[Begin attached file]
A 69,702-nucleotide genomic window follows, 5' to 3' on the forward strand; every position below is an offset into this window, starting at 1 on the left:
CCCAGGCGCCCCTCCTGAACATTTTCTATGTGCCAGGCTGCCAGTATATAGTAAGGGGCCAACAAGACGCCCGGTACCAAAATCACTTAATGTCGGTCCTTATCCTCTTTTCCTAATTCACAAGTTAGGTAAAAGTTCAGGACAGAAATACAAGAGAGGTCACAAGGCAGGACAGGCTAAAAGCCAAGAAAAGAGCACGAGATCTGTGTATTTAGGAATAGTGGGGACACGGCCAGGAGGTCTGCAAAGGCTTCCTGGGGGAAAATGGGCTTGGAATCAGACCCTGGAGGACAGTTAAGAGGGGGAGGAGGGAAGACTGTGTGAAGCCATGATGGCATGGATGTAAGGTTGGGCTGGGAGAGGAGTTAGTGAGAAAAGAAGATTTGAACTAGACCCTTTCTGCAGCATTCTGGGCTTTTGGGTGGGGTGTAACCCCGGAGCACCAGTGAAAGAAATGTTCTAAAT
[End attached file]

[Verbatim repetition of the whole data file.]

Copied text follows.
A 69,702-nucleotide genomic window follows, 5' to 3' on the forward strand; every position below is an offset into this window, starting at 1 on the left:
CCCAGGCGCCCCTCCTGAACATTTTCTATGTGCCAGGCTGCCAGTATATAGTAAGGGGCCAACAAGACGCCCGGTACCAAAATCACTTAATGTCGGTCCTTATCCTCTTTTCCTAATTCACAAGTTAGGTAAAAGTTCAGGACAGAAATACAAGAGAGGTCACAAGGCAGGACAGGCTAAAAGCCAAGAAAAGAGCACGAGATCTGTGTATTTAGGAATAGTGGGGACACGGCCAGGAGGTCTGCAAAGGCTTCCTGGGGGAAAATGGGCTTGGAATCAGACCCTGGAGGACAGTTAAGAGGGGGAGGAGGGAAGACTGTGTGAAGCCATGATGGCATGGATGTAAGGTTGGGCTGGGAGAGGAGTTAGTGAGAAAAGAAGATTTGAACTAGACCCTTTCTGCAGCATTCTGGGCTTTTGGGTGGGGTGTAACCCCGGAGCACCAGTGAAAGAAATGTTCTAAAT